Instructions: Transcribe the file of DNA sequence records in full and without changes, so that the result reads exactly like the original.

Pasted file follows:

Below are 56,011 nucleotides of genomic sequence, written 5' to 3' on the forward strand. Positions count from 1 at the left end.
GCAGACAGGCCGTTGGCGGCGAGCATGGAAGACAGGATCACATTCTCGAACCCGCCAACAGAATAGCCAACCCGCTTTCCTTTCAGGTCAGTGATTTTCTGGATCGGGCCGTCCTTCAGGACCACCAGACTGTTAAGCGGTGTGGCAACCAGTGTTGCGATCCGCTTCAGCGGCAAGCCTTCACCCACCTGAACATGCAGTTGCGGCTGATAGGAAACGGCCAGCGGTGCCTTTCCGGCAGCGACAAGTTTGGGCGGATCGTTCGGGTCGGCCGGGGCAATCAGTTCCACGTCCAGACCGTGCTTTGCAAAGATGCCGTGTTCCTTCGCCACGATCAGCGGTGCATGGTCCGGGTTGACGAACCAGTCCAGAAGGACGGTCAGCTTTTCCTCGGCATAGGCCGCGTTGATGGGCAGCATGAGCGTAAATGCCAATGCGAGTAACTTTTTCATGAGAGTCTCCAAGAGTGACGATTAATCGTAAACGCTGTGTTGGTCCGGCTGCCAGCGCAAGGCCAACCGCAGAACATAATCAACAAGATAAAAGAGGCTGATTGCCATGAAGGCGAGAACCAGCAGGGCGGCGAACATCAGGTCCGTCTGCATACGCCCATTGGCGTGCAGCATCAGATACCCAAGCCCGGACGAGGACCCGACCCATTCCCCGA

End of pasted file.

Below are 56,011 nucleotides of genomic sequence, written 5' to 3' on the forward strand. Positions count from 1 at the left end.
GCAGACAGGCCGTTGGCGGCGAGCATGGAAGACAGGATCACATTCTCGAACCCGCCAACAGAATAGCCAACCCGCTTTCCTTTCAGGTCAGTGATTTTCTGGATCGGGCCGTCCTTCAGGACCACCAGACTGTTAAGCGGTGTGGCAACCAGTGTTGCGATCCGCTTCAGCGGCAAGCCTTCACCCACCTGAACATGCAGTTGCGGCTGATAGGAAACGGCCAGCGGTGCCTTTCCGGCAGCGACAAGTTTGGGCGGATCGTTCGGGTCGGCCGGGGCAATCAGTTCCACGTCCAGACCGTGCTTTGCAAAGATGCCGTGTTCCTTCGCCACGATCAGCGGTGCATGGTCCGGGTTGACGAACCAGTCCAGAAGGACGGTCAGCTTTTCCTCGGCATAGGCCGCGTTGATGGGCAGCATGAGCGTAAATGCCAATGCGAGTAACTTTTTCATGAGAGTCTCCAAGAGTGACGATTAATCGTAAACGCTGTGTTGGTCCGGCTGCCAGCGCAAGGCCAACCGCAGAACATAATCAACAAGATAAAAGAGGCTGATTGCCATGAAGGCGAGAACCAGCAGGGCGGCGAACATCAGGTCCGTCTGCATACGCCCATTGGCGTGCAGCATCAGATACCCAAGCCCGGACGAGGACCCGACCCATTCCCCGA